“Four years after the death of his first wife, John Knox met his second soon-to-be wife, Elizabeth Stewart, youngest daughter of Andrew Stewart. Their family was staunchly Protestant, though related to Queen Mary at the time. And indeed, she was taken in marriage on March 26, 1564, when she was but 19 years of age, by the Reformer when he was in his late fifties. Their “courtship” was interesting to say the least.”
It isn’t often that someone in the rough and tumble of ministry in Reformation Scotland would even think of finding a wife. But our Presbyterian founder, John Knox himself, found in God’s providence, two wives who were willing to take his life as their own.
His first wife was Marjorie Bowes. We don’t know much about her history, and no date on which to place down a separate post on her. She is mentioned twice in “The Reformation in Scotland.” The first reference is on page 119 where it states that John Calvin invited him to Geneva. Knox sent on his wife and her mother there, and followed them after a time. Then on page 240, it is stated that Knox “was in no small heaviness by reason of the late death of “his dear bed-fellow”, Marjorie Bowes. A footnote mentions John Calvin writing to a Christopher Goodman on 23rd April, 1564, “I am not a little grieved that our brother Knox has been deprived of the most delightful of wives.” This note spoke of the grief of our Reformer, for his wife had died four years earlier in 1560. This first marriage union brought into the family two sons, who were both youngsters at the time of her death, namely Nathaniel and Eleazer. Both would grow up, but not leave any heirs due to their singleness.
Four years after the death of his first wife, John Knox met his second soon-to-be wife, Elizabeth Stewart, youngest daughter of Andrew Stewart. Their family was staunchly Protestant, though related to Queen Mary at the time. And indeed, she was taken in marriage on March 26, 1564, when she was but 19 years of age, by the Reformer when he was in his late fifties. Their “courtship” was interesting to say the least.
In the Introduction of the “Ladies of the Covenant.” it was described by Mr. Robert Millar, minister of Paisley, to the historian of “The Sufferings of the Church of Scotland,” Mr. Wodrow, on November 15, 1722. It follows:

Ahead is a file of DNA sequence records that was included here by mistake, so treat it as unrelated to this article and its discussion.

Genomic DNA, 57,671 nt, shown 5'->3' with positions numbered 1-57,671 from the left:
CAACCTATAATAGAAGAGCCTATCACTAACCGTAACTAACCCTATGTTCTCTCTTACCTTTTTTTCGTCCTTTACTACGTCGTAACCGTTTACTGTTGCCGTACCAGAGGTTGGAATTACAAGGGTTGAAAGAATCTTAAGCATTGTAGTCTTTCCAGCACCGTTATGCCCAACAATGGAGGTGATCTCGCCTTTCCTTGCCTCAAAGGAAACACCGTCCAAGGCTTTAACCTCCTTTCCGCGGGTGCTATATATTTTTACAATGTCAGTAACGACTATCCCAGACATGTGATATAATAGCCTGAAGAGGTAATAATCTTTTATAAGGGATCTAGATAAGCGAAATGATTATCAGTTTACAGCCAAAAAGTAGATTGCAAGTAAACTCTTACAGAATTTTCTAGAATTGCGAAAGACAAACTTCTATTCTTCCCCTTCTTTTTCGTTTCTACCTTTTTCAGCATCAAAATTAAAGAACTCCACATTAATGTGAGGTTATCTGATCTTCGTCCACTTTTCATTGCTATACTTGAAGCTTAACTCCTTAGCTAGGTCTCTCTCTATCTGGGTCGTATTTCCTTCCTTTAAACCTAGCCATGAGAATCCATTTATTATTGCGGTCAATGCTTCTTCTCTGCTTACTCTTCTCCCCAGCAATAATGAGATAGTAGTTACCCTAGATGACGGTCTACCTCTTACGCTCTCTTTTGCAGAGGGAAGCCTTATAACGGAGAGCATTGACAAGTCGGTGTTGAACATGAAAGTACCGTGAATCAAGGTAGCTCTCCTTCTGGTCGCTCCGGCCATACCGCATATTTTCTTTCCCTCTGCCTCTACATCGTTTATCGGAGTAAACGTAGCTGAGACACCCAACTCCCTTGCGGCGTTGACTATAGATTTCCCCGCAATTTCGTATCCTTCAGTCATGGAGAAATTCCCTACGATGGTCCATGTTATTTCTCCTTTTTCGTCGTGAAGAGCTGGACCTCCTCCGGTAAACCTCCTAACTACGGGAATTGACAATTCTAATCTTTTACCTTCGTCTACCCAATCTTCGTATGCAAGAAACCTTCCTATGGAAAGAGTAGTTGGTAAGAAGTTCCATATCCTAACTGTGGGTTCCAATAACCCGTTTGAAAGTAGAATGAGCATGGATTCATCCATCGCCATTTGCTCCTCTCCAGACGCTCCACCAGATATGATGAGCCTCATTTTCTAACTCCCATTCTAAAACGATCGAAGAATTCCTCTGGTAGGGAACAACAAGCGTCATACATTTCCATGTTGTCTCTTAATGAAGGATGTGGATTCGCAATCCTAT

“John Knox, before the light of the Reformation broke up, traveled among several honest families in the West of Scotland, who were converts to the Protestant religion. Particularly he visited often Steward, Lord Ochiltree’s family, preaching the gospel privately to those who were willing to receive it. The Lady and some of the family were converts.
“Her ladyship had a chamber, table, stool, and a candlestick for the prophet, and one night about supper, says to him, ‘Mr Knox, I think that you are at a loss by want of a wife,’ to which he said, ‘Madam, I think nobody will take such a wanderer as I;’ to which she replied, ‘Sire, if that be your objection, I’ll make inquiry to find an answer, ‘gainst our next meeting.’
“The Lady accordingly addressed herself to her eldest daughter, telling her she might be very happy if she could marry Mr. Knox, who would be a great Reformer, and a credit to the church; but she despised the proposal, hoping that her ladyship wished her better than to marry a poor wanderer.
“The Lady addressed herself to her second daughter, who answered as the eldest.
“Then the Lady spoke to her third daughter, Elizabeth, about nineteen years of age, who very frankly said, ‘Madam, I’ll be very willing to marry him, but I fear that he’ll not take me,’ to which the Lady replied, ‘If that be all your objection, I’ll soon get an answer.’
“Next night, at supper, the Lady said to Mr. Knox, ‘Sir, I have been considering upon a wife for you, and find one very willing.’ To which Knox said, ‘Who is it Madam?’
She answered, ‘My younger daughter sitting by you at the table.’
“Addressing himself to the young lady, he said ‘My bird, are you willing to marry me?’ She answered, “Yes, Sir, only I fear you’ll not be willing to take me.’ He said, ‘My bird, if you be willing to take me, you must take your venture of God’s providence, as I do. I go through the country sometimes on my foot, with a wallet on my arm, a shirt, a clean band, and a Bible in it; you may put some things in it for yourself, and if I bid you take the wallet, you must do it, and go where I go, and lodge where I lodge.’ ‘Sir,’ says she, ‘I’ll do all this.’ ‘Will you be as good as your word?’ ‘Yes, I will.’
Upon which, the marriage talk was concluded, and she lived happily with him, and had three daughters from him. She afterward lived with him when he was minister at Edinburgh.”
Now this marriage does not resonate with twenty-first century standards of American Christians, nor did their age difference resonate with seventeenth century Scottish Christians. But she lived as his wife, with a family of five, three daughters and two adopted sons, for the next eight years. All three daughters married and brought forth children of their own to continue the line of John Knox. After his death, the General Assembly granted her his pension for a year. She married again and went to be with the Lord in 1612.
Words to Live By: God often works by mysterious providence to accomplish His sovereign purposes, including that of the bond of marriage.
Wayne Sparkman is the Historian for the Presbyterian Church in America. The PCA Historical Senter is located in St. Louis, Mo. This article appeared on the PCA History Blog.